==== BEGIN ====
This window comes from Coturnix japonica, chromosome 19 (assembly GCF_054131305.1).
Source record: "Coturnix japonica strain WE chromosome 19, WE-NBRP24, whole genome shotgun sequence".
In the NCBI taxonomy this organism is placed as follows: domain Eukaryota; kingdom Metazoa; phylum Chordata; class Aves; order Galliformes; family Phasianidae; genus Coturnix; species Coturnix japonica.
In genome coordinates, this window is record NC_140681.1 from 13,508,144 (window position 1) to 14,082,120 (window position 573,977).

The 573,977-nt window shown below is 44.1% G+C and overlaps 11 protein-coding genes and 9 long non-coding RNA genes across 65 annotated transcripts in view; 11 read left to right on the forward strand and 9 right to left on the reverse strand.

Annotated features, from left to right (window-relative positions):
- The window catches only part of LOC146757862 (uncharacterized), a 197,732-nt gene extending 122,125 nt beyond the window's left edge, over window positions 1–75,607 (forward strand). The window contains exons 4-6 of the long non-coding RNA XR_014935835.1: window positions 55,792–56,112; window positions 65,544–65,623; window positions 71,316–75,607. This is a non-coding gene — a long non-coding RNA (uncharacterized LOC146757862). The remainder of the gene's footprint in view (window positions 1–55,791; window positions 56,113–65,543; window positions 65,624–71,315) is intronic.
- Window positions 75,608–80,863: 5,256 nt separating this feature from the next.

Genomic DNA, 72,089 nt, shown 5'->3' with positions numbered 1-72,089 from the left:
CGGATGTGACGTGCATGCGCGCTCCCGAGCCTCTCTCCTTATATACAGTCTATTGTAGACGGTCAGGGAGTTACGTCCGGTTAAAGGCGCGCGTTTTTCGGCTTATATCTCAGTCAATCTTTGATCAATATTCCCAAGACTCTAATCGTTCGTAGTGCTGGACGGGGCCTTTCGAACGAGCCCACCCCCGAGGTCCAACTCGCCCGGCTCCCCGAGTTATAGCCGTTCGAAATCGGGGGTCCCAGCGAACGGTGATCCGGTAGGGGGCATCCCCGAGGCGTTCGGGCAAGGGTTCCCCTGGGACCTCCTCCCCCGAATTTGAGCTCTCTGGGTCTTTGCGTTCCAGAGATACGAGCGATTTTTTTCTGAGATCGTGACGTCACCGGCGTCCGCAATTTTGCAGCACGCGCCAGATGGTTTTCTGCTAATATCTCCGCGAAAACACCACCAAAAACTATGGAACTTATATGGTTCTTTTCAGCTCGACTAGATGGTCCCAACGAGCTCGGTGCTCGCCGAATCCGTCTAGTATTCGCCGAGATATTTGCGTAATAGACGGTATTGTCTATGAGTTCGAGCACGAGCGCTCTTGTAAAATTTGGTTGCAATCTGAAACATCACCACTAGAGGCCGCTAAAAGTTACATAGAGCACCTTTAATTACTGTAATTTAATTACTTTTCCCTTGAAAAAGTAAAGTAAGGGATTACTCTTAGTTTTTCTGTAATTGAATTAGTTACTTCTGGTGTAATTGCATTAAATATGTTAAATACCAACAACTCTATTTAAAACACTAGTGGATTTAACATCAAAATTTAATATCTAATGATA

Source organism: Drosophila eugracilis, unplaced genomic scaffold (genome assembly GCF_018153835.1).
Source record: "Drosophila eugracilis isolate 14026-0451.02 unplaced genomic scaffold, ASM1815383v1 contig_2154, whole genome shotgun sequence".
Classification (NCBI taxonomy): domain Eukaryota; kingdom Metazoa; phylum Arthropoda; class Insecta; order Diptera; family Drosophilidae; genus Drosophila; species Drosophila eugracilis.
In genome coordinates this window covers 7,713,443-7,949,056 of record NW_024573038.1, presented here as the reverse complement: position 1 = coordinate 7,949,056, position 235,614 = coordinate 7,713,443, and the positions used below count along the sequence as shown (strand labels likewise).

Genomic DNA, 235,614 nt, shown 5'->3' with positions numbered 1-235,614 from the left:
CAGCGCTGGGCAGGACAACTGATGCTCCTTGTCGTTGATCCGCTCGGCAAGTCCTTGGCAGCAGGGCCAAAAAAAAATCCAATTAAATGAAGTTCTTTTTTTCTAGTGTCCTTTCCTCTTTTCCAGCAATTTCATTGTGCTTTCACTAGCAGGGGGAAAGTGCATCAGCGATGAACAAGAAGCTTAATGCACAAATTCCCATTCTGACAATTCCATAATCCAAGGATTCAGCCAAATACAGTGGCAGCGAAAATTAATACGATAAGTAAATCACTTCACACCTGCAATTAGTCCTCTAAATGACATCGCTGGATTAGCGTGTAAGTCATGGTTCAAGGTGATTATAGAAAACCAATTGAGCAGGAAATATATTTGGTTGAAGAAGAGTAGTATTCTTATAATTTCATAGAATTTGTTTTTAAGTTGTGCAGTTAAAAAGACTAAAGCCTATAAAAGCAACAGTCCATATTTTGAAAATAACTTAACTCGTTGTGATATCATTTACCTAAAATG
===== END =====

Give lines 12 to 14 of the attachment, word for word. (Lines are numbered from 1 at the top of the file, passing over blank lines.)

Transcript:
Source record: "Drosophila eugracilis isolate 14026-0451.02 unplaced genomic scaffold, ASM1815383v1 contig_2154, whole genome shotgun sequence".
Classification (NCBI taxonomy): domain Eukaryota; kingdom Metazoa; phylum Arthropoda; class Insecta; order Diptera; family Drosophilidae; genus Drosophila; species Drosophila eugracilis.
In genome coordinates this window covers 7,713,443-7,949,056 of record NW_024573038.1, presented here as the reverse complement: position 1 = coordinate 7,949,056, position 235,614 = coordinate 7,713,443, and the positions used below count along the sequence as shown (strand labels likewise).